A Gay Old Time in London

I didn't think London would be so gay. Anybody up for a trip to Soho? I already want to go back!
Parliament in London
Photo: Courtesy of Ryan Collins

I went to London this weekend and saw Parliament, Trafalgar Square, Buckingham Palace and Soho. I rode the London Underground. Of course, I expected the city to be gorgeous, dynamic and fun, which it was. I knew I would love the city, but I didn’t expect I would fall in love with it, nor did I expect that London would be so GAY.

I was in the city for less than two hours and saw two men kiss outside of a restaurant. The whole trip was like that, guys kissing and holding hands as they walked down the street. I know PDA isn’t earth-shattering and happens in the US too, but I think it’s really important. It shows something great about London: that same-sex couples are able to freely be in public and show affection for each other. London was accepting; the other people on the street didn’t care.

Beyond that, things just got gayer. I went to Soho and discovered the West End, packed with theaters and musicals. Finally, I found what I would call the gay village, which was sort of sandwiched in with Soho but was (perhaps predictably) close to the West End.

Before London, I had never been to a gay village. I missed the one in Paris, so I knew I had to find London’s. The entire area of Soho and the West End had an awesome vibe of acceptance.

My last few hours in London were the best. I walked to Trafalgar Square in the evening and saw a crowd gathered throughout the square around a stage. I made my way as close as I could. It turned out to be a memorial for victims of hate crimes, as well as a gay rights rally in general. Several LGBT-related charities were there, and I talked to a man who was collecting as I gave some change. We spoke about how gay rights in the USA are behind those in Europe, for the most part. He asked me when I was going back. I told him my flight is in December, and he gave me what I would call a very sympathetic look, patted my shoulder and said something along the lines of, “Well, I wish you luck.”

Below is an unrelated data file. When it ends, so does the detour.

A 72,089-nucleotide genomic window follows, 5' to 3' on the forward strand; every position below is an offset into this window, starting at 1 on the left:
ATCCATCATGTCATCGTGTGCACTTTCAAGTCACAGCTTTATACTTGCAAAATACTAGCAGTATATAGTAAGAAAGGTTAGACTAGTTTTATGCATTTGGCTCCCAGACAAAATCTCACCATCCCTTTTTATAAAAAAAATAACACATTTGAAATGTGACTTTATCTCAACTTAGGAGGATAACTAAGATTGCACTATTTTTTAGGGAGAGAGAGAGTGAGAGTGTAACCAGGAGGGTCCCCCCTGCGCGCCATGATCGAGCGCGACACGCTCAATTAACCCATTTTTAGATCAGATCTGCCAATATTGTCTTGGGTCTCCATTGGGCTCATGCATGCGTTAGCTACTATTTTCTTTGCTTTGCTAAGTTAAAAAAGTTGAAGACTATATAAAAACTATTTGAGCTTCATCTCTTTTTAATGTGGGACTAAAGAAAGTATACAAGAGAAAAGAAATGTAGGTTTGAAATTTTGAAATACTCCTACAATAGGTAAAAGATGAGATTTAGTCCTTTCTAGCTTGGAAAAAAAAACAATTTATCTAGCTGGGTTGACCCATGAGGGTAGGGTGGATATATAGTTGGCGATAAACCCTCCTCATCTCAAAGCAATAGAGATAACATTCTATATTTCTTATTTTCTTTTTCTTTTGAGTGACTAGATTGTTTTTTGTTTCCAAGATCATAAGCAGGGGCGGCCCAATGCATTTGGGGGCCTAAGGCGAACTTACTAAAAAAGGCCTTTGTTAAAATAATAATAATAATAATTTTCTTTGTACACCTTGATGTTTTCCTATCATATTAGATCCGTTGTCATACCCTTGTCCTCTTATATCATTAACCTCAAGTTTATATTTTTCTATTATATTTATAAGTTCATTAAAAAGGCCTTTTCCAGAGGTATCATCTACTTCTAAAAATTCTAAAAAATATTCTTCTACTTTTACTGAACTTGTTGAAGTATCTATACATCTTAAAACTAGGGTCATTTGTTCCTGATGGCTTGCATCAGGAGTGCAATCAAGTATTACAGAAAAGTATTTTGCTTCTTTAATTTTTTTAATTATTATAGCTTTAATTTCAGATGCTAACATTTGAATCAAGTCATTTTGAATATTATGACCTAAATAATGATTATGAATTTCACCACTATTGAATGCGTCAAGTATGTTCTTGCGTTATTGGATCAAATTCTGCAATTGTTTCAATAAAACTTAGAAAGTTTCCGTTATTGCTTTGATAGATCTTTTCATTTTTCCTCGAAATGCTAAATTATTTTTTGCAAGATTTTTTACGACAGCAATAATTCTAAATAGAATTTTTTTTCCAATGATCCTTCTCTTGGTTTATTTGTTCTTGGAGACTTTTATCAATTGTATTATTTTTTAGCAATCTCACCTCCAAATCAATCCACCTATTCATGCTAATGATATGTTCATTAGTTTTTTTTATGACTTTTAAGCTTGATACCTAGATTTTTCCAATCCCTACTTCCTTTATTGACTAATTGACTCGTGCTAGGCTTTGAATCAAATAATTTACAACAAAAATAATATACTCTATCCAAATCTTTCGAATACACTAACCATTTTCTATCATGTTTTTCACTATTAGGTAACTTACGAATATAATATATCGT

Eventually, an activist was welcomed on stage. It was Harvey Milk’s nephew, Stuart Milk. I couldn’t believe it. He spoke of his uncle and also about the LGBT-related work he does now. Here’s a video of a portion of his speech (it’s low-quality):

Do I need to say more how gay London was? I loved that city.

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